Photography courtesy of Lowell Washburn, all rights reserved.
A nearly impenetrable fortress of mature oak, wild grape, and dense gooseberry has helped to keep Bill’s pond a well-kept secret. Small but mighty, the shallow wetland is barely twenty yards in width and is well punctuated with a mix of emerging sedges, river bulrush, and floating duckweed. For nesting wood ducks, Bill’s pond is nothing short of paradise.
Migrating wood ducks arrive on Bill’s pond by early April each year. Since female wood ducks have an uncanny desire to return to the place of their birth, many of the spring arrivals are repeat visitors. Mates are acquired on the southern wintering grounds and adult hens, along with last year’s surviving daughters, arrive paired up and ready to nest.
Elegant in design, wood ducks are the Beau Brummel of waterfowl. With striped head crest and iridescent feathering, they possess the most stunningly colorful plumage of any duck. They are also one of the few waterfowl species that nest in trees rather than on the ground. Following their spring arrival, pairs waste little time before scouring the woodlands for suitable nesting cavities. Where natural cavities are scarce, hens will readily accept artificial nest boxes as a viable substitute. A hen may inspect dozens of cavities before selecting the one she considers to be “just right”. The duck will then lay one egg per day until her clutch is complete. On a good year, Bill’s pond may provide nesting headquarters for a dozen or more wood duck pairs. Three of those hens occupy wooden nest boxes; the remainder resides in natural tree cavities.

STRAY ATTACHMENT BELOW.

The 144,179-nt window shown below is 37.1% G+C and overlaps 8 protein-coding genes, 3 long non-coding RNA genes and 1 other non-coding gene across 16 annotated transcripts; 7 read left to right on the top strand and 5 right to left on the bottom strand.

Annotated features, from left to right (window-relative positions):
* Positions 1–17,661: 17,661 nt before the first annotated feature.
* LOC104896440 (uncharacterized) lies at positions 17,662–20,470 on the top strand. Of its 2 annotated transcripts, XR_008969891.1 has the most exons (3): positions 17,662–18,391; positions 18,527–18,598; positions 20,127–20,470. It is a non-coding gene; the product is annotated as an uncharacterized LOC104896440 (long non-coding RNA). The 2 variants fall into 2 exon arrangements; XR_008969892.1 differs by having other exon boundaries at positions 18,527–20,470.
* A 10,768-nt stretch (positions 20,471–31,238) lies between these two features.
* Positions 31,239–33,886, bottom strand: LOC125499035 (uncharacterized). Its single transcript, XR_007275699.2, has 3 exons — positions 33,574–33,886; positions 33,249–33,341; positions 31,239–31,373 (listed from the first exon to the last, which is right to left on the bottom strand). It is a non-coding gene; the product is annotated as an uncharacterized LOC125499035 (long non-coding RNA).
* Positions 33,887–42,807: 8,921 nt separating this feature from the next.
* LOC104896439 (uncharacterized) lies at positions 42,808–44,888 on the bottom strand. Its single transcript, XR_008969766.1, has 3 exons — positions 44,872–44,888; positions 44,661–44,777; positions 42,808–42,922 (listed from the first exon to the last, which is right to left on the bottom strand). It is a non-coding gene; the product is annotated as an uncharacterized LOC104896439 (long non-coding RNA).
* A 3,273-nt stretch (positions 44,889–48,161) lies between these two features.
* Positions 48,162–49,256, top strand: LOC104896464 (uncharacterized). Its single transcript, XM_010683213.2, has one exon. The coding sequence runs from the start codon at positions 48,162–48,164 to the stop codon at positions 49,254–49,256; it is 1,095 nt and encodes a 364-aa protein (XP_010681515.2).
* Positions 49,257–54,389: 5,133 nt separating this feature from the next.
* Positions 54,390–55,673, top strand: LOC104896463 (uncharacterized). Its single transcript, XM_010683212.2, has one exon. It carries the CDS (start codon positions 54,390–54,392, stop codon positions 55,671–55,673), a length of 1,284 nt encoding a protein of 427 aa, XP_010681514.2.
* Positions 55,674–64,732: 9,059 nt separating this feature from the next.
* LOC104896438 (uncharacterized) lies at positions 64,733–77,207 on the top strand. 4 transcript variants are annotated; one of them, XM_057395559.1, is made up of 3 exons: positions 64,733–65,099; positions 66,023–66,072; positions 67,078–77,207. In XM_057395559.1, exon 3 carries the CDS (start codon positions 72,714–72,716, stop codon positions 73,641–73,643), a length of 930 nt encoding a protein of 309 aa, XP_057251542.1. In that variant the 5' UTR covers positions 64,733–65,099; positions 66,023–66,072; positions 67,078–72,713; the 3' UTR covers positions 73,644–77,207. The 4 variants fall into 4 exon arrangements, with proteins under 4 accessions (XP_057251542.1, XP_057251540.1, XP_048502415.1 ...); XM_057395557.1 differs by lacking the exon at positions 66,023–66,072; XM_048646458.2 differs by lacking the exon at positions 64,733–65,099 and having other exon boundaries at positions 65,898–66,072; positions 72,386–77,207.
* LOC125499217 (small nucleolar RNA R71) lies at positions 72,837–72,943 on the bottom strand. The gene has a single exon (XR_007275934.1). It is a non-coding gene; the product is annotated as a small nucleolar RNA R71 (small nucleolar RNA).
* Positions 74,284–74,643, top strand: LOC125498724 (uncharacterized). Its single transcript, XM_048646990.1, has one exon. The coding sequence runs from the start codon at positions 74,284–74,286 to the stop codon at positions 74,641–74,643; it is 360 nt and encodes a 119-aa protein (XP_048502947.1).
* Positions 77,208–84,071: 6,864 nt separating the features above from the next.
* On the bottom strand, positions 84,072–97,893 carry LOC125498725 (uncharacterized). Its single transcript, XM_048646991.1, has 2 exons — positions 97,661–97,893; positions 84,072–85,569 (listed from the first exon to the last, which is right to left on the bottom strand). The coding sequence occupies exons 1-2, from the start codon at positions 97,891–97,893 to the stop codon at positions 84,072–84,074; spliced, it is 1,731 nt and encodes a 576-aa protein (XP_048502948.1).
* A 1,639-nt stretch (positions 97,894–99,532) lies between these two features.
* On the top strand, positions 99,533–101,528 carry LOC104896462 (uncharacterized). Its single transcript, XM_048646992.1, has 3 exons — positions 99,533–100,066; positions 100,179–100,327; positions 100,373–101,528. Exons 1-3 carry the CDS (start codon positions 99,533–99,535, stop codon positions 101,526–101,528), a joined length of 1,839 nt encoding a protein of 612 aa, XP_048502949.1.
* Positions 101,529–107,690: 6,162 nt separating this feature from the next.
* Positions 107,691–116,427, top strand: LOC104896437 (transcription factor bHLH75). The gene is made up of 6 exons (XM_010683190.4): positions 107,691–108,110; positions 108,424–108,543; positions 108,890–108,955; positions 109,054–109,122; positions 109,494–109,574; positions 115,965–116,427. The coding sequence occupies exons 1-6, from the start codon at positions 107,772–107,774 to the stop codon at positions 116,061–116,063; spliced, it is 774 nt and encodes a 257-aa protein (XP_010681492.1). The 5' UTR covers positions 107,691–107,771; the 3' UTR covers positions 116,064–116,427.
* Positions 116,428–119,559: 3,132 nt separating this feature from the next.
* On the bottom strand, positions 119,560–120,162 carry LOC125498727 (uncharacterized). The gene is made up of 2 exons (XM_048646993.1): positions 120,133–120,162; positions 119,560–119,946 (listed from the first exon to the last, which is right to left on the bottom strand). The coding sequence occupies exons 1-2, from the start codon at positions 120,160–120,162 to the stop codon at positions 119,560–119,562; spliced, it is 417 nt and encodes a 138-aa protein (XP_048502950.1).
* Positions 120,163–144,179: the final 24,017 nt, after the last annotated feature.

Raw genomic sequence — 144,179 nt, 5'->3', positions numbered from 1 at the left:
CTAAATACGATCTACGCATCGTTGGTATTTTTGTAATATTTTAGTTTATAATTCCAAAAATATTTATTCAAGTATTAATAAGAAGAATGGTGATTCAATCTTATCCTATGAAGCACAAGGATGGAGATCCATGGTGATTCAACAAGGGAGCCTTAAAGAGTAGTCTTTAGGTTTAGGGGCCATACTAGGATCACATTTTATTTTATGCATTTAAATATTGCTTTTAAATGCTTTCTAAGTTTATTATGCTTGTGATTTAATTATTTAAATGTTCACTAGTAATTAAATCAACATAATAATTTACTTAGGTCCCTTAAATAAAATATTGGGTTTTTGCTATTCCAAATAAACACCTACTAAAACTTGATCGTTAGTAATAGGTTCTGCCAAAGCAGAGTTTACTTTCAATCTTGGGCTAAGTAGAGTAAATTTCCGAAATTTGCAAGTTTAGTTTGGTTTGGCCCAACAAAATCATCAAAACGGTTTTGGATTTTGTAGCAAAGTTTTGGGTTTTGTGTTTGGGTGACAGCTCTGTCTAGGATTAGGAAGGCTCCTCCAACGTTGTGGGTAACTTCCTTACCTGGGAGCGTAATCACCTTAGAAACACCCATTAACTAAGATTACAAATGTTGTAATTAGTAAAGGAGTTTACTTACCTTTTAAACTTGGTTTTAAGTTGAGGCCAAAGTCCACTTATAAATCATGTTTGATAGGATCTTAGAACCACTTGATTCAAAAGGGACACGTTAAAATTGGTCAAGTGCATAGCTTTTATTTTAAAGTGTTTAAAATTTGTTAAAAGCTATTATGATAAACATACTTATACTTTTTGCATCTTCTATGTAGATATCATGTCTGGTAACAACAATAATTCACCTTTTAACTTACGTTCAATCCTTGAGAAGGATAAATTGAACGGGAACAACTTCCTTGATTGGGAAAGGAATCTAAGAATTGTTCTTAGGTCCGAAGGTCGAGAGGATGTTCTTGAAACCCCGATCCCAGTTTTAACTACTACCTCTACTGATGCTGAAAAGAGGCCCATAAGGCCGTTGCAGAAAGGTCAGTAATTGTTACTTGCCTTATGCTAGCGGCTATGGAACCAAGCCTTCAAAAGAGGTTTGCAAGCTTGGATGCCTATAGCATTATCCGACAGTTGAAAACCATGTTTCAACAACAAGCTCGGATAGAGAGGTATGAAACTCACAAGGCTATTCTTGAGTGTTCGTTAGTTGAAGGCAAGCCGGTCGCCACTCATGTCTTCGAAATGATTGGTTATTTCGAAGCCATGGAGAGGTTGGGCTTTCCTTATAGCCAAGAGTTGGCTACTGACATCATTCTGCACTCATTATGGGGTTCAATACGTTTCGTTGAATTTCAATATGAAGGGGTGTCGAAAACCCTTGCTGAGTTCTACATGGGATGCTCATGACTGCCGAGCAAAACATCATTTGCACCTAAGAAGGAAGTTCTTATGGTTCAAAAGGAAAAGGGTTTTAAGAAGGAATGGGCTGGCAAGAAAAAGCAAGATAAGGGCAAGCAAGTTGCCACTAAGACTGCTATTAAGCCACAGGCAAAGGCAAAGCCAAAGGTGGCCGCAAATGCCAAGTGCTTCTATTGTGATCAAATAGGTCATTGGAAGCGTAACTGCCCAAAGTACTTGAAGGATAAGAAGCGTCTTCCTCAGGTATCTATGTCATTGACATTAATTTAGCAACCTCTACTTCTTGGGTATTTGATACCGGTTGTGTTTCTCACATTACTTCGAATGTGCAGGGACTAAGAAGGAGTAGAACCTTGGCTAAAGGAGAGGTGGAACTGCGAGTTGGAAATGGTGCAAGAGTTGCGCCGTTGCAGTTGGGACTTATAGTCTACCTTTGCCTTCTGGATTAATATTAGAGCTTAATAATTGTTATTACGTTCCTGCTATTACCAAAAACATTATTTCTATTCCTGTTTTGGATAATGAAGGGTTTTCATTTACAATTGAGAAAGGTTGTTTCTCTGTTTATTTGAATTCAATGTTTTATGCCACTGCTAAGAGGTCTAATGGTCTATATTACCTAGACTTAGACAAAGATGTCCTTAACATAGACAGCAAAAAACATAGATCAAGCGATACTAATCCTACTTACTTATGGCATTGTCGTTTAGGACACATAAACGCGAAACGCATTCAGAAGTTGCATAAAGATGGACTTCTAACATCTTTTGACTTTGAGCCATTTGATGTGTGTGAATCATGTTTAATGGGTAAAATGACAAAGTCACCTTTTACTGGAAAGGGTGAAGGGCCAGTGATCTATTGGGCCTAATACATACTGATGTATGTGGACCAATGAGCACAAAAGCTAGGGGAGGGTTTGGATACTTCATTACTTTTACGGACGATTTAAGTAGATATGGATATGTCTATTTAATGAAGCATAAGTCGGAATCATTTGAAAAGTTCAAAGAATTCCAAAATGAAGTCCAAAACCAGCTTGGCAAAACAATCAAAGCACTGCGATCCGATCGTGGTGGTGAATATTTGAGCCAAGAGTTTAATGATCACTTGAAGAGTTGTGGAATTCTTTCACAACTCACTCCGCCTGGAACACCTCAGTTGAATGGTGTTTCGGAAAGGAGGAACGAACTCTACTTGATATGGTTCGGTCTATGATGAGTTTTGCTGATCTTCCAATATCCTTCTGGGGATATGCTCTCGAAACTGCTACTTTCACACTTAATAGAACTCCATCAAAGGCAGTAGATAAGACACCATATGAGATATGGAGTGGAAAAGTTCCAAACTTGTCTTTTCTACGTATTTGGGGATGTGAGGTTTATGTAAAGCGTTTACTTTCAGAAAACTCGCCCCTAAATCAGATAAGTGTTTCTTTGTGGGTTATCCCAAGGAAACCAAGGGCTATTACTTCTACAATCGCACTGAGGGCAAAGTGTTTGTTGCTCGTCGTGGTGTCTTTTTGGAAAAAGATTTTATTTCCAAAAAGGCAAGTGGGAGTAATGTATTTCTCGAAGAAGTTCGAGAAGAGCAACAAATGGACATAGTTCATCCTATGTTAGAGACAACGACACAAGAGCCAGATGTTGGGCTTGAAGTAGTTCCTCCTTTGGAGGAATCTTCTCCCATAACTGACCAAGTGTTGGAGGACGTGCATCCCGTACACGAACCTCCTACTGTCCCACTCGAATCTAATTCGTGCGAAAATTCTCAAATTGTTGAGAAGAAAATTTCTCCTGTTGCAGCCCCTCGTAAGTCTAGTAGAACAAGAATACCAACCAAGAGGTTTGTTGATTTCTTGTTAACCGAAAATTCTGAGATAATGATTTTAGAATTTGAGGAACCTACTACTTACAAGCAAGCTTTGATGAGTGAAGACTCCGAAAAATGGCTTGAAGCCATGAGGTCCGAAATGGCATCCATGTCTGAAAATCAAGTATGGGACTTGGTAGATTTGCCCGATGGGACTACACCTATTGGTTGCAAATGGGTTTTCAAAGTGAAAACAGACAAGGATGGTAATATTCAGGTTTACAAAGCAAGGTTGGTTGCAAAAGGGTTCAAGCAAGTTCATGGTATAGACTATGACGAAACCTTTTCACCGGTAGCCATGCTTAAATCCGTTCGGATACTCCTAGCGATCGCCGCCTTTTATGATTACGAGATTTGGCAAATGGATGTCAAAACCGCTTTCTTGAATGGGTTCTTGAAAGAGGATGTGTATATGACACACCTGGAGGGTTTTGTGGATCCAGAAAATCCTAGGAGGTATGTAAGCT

On days when I visit the pond, I arrive at least a full hour before sunrise. After quietly installing a portable ground blind I simply crawl in, drink coffee, and wait for the show. The wait is usually a short one as pairs begin sailing in from larger marshes while it is still dark.
Although important, seclusion is not the only attraction. Bill’s pond is rich in invertebrate insect life. Following their noisy splash downs, hens immediately began probing the pond’s oozy bottom where they find and guzzle the protein laden bugs needed for egg production. Sticking to a more plant based diet; the accompanying drakes rarely venture more than a few inches from their foraging mates.
Wood ducks are blessed with an amazingly diverse vocabulary. Although most people are familiar with the screeching alarm call of the female, very few have opportunity to hear the rest of the wood duck’s vast repertoire of chatters, peeps and a wide variety of sounds that just cannot be adequately described. Although the drakes are equally as chatty – and maybe even more so — than the hens, their voices are so incredibly soft that the whispering vocalizations can only be heard for a distance of several feet. Listening to multiple wood ducks pairs as they enthusiastically communicate among themselves provides a rare and fascinating outdoor experience.
By the time it’s light enough to run a camera, it is likely that at least a few birds will already be foraging [and communicating] at close range. The show only gets better as new birds continue to arrive. But once the sun climbs above the horizon, pairs quickly shift gears and began lifting off to fly to adjacent timber where they resume the search for potential nest sites. If the understory is thick enough to screen movement, a person can sometimes follow to see where birds go.
Unfortunately, some hens are currently making their second nesting attempt of the year; the first clutch already lost to raccoons or fox squirrels which – next to bulldozers and chainsaws – are a nesting wood duck’s worst enemies. But many nests will survive, and later this month successful females will suddenly appear at water’s edge followed by their boisterous brood of newborn fuzz balls. It’s an exciting moment as a brand new generation of wood ducks begins life at Bill’s pond.